Housing Challenges Create Big Hurdles for the Formerly Incarcerated

It's no secret that there is a revolving door to the prison system in America today. There are many difficulties and barriers facing those with convictions, even non-violent ones, after their release. Finding steady employment is one such challenge, though "fair chance" and "ban the box" laws in many locales have sought to reduce those barriers. However, there is one need much more pressing than gainful employment upon release: a place to live.

Unfortunately, many formerly incarcerated find that the housing market—already a challenging place today—is especially unfriendly to them. It is legal for landlords to deny applicants housing based on convictions they disclose or that appear on criminal background checks, which may pose a danger to others living in the area. However, even for non-violent offenders, landlords who learn about a criminal conviction through a housing application can simply deny the applicant without specifically naming their past as the reason. Though such blanket denials are illegal, they still occur frequently.

In Wyoming, one man has opened up his own series of homes to recently released offenders, providing a sober living space that allows people a chance to get on their feet. Because arranging housing is often a challenge, especially before release, this arrangement offers the opportunity to have some stability while searching for a job and rebuilding one's life. Although the community needs many more such resources, the nine-bedroom homes offer a vital lifeline that has helped many reintegrate into society.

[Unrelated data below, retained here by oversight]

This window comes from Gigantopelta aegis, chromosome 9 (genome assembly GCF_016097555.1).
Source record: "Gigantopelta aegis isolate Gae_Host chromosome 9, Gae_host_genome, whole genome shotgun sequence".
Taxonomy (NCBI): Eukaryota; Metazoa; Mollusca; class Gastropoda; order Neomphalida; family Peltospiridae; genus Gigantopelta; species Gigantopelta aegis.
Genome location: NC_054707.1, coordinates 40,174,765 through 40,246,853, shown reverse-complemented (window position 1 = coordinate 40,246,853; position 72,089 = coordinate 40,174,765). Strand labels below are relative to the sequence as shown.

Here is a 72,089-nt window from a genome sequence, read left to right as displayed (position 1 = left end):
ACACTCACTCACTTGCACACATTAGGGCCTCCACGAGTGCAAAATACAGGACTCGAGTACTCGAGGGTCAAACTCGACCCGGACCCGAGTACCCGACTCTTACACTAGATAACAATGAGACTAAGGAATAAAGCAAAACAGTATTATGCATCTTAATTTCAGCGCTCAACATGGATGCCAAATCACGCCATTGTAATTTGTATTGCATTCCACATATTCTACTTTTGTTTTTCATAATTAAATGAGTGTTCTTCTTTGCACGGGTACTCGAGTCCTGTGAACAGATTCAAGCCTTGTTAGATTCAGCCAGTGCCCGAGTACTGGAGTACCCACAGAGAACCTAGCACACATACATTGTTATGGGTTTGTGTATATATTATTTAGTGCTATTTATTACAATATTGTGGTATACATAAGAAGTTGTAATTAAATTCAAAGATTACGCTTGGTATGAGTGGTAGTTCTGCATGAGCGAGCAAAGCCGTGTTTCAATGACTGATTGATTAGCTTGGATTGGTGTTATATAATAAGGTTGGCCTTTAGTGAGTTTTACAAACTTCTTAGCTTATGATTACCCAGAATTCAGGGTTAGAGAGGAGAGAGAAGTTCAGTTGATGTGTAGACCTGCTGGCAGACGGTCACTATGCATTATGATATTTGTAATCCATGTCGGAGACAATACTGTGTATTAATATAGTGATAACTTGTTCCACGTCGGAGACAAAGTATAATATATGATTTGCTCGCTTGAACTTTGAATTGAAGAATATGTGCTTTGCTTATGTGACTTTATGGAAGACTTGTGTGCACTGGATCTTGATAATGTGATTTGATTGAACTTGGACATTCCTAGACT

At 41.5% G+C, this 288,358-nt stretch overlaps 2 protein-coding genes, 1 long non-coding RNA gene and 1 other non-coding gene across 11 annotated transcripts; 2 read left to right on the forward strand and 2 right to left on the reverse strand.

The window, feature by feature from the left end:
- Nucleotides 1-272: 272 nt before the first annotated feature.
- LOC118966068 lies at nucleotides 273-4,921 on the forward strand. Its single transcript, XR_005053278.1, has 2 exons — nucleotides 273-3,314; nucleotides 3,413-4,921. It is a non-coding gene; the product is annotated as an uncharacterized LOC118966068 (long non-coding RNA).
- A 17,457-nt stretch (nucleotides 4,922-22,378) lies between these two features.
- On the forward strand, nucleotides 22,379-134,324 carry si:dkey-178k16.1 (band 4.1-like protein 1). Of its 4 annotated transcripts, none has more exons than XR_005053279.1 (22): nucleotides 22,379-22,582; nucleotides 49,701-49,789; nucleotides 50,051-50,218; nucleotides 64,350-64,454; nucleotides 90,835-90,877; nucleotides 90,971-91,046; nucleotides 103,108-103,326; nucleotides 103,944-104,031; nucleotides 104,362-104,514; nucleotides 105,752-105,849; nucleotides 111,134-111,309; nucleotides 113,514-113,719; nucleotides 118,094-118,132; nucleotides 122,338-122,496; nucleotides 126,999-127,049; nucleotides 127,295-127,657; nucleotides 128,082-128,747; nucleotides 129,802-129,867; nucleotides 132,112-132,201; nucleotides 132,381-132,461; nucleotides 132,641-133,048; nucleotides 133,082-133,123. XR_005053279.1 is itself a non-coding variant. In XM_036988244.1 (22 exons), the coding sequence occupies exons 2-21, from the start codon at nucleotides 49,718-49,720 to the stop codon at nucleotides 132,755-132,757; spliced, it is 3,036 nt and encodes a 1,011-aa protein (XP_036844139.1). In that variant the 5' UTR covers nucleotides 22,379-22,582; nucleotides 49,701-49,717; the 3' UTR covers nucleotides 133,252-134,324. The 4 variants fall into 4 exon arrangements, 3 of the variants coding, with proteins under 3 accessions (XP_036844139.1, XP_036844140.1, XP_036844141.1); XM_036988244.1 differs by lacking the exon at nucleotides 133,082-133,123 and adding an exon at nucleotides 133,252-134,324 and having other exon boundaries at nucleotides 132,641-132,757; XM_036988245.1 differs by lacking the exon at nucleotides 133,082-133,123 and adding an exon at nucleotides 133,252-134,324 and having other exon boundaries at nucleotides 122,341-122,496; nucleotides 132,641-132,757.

Some states have tried to adopt the "fair chance" approach in employment by applying the same principles to tenant checks. These efforts have only had mixed success and often face severe headwinds from real estate industry lobbyists and landlords. In Louisiana, for example, a proposed law to place limitations on what convictions a landlord could consider faltered in the face of such opposition. The most stringent provisions were stripped out until the law became a mere reiteration of existing federal policy. Still, the bill failed.

A criminal record can even prevent individuals from enjoying the opportunity to vacation. AirBNB, for example, runs background checks and may disqualify individuals from renting properties if the company identifies certain past offenses. The company is currently at risk of a potential class-action lawsuit related to this practice and how it used the obtained records.

Housing is a critical issue in the criminal justice system. With 16% of all inmates going through a period of homelessness before incarceration, housing insecurity contributes measurably to crime. Likewise, the lack of stable and affordable housing for inmates upon release may contribute to high recidivism rates. For landlords, it is a complex issue—no one should discriminate unfairly against applicants, but safety is a real concern.

Using a set of best practices for screening tenants is the answer, and keeping an open mind. By considering all the facts about a tenant, you can deliver a fairer, more even-keeled process—and possibly help someone begin rebuilding their life along the way.

Michael Klazema

About Michael Klazema The author

Michael Klazema is Chief Marketing Technologist at EY-VODW.com and has over two decades of experience in digital consulting, online product management, and technology innovation. He is the lead author and editor for Dallas-based backgroundchecks.com with a focus on human resource and employment screening developments.

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